- Jul 9, 2020
A bomb fell in the bedroom of the Maronite Archbishop of Damascus last week. He was spared death, he says, only because of a providential trip to the lavatory.
Church and political leaders in the Middle East are intensifying efforts to combat U.S. President Donald Trump’s unilateral decision declaring Jerusalem as Israel’s capital and plans to move the U.S. embassy there.
Lebanon’s proximity to conflict zones and its hospitality have made it a haven for those fleeing violence. Southern Lebanon shares a border with Israel. Eastern and northern Lebanon borders Syria; from Damascus, Syria to the border with Lebanon is only 15 miles. Lebanese Cardinal Bechara Rai, Maronite patriarch, said throughout history, “many of our challenges came from outside Lebanon.”
Faced with a stunning influx of 1.5 million Syrian refugees in a country whose population was only a little over four million to begin with, Lebanon is struggling to avoid fracturing along native/refugee lines. In the campaign to promote integration between the two groups, few social forces are as active as the Catholic Church, as both a school and a free meal service in the city of Zahle illustrate.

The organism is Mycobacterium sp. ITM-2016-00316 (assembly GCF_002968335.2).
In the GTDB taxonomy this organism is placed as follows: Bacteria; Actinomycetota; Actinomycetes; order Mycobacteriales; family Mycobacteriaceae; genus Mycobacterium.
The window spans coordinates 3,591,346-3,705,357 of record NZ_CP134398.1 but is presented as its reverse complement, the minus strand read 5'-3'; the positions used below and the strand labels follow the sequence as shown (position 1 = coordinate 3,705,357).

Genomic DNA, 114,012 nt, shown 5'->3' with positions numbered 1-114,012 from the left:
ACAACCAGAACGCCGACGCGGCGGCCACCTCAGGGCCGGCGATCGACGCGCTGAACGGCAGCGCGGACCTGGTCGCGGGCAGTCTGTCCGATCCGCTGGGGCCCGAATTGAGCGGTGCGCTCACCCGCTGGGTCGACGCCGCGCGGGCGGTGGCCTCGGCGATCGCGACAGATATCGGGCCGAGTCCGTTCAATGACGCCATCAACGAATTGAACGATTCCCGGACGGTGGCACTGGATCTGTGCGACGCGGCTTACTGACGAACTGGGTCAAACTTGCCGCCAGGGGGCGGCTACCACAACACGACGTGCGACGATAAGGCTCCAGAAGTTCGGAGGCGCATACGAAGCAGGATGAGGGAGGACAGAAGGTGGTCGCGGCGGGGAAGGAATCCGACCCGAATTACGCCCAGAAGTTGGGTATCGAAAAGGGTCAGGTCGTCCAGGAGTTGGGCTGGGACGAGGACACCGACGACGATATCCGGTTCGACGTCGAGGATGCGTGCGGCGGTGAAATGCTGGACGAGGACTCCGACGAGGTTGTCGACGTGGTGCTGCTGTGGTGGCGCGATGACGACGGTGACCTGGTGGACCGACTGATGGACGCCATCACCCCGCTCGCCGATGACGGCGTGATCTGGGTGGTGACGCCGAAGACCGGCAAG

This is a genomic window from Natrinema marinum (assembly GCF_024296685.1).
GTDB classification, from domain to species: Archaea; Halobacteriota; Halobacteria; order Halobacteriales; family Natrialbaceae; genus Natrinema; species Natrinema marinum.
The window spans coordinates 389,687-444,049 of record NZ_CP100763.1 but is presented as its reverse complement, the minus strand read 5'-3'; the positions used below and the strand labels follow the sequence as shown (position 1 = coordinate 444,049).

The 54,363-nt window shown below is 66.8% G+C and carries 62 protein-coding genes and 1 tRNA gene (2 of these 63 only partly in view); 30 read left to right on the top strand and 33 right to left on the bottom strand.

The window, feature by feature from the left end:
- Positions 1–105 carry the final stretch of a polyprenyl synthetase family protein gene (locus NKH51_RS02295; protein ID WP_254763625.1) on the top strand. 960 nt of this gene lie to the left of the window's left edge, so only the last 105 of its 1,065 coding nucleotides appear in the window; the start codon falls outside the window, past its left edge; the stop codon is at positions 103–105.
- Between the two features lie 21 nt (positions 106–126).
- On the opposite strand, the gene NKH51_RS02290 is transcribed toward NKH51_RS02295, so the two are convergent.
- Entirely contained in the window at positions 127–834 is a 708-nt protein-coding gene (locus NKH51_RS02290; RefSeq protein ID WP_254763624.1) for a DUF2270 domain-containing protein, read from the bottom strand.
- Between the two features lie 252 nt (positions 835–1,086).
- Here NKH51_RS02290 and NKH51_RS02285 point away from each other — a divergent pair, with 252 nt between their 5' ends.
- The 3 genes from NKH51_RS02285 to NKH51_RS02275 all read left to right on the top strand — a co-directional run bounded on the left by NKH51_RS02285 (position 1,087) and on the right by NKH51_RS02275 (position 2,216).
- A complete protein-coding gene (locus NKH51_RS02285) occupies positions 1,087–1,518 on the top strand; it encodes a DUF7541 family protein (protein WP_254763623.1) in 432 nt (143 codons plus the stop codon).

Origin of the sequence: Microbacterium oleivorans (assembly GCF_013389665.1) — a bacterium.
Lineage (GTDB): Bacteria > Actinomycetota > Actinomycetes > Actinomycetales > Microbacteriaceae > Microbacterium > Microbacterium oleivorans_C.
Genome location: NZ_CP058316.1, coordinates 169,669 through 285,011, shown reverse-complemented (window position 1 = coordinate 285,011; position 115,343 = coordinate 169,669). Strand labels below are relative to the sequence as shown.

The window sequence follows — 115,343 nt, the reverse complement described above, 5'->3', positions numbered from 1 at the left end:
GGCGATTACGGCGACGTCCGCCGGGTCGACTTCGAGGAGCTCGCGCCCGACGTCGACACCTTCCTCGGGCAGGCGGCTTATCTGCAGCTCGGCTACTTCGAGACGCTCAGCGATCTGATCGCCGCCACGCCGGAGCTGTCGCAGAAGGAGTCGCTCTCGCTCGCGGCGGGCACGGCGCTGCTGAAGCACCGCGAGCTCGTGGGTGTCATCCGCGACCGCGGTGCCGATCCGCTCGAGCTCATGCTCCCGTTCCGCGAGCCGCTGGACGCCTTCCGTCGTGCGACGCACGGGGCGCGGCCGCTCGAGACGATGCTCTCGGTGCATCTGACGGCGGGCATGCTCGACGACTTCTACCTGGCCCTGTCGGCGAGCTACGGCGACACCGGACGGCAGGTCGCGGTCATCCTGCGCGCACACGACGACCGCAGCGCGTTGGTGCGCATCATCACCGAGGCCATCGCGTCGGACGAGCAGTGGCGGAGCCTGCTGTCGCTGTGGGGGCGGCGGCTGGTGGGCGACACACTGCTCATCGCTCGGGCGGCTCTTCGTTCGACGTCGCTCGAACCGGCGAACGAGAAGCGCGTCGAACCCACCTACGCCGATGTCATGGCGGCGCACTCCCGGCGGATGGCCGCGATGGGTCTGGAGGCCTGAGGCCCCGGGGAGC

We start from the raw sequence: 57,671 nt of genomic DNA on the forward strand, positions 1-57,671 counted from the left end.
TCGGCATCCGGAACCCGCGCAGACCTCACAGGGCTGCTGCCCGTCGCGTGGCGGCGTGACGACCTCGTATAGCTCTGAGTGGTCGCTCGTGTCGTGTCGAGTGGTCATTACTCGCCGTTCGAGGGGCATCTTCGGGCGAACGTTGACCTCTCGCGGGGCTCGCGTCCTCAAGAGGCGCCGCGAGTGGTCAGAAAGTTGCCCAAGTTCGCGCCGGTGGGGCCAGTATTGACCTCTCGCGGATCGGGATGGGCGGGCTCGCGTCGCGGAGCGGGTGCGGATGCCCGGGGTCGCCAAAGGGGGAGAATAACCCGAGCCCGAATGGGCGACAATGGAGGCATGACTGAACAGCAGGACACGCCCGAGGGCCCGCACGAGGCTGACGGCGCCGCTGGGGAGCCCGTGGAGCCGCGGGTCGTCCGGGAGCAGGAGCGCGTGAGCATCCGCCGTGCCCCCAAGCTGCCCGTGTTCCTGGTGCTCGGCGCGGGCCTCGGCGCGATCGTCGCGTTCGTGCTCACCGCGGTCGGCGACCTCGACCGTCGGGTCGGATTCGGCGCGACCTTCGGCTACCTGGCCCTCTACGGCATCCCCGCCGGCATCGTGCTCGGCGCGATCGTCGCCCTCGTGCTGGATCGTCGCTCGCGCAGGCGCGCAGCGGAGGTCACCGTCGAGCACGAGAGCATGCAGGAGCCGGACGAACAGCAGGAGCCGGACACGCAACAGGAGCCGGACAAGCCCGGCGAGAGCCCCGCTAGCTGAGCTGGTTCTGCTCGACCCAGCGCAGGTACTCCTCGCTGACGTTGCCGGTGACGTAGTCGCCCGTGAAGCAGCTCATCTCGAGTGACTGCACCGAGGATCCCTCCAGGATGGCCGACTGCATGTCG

Many Westerners express sympathy for Christian victims of the genocide conducted by ISIS in Syria and Iraq, but might find actually listening to them a surprise. They’ll challenge Western stereotypes on at least three fronts: Syria’s Assad is a bad actor and must go; Hezbollah is part of Jihadism Inc. and a threat to Christians; and today’s most profound refugee crisis is in Europe.
The Melkite Greek Catholic Church, based in Syria and Lebanon and consisting of some 1.5 million members, elected its new patriarch Archbishop Youssef Absi. In a letter sent the day after his election, Pope Francis congratulated the new patriarch, noting the “delicate situation” for Christians in the Middle East.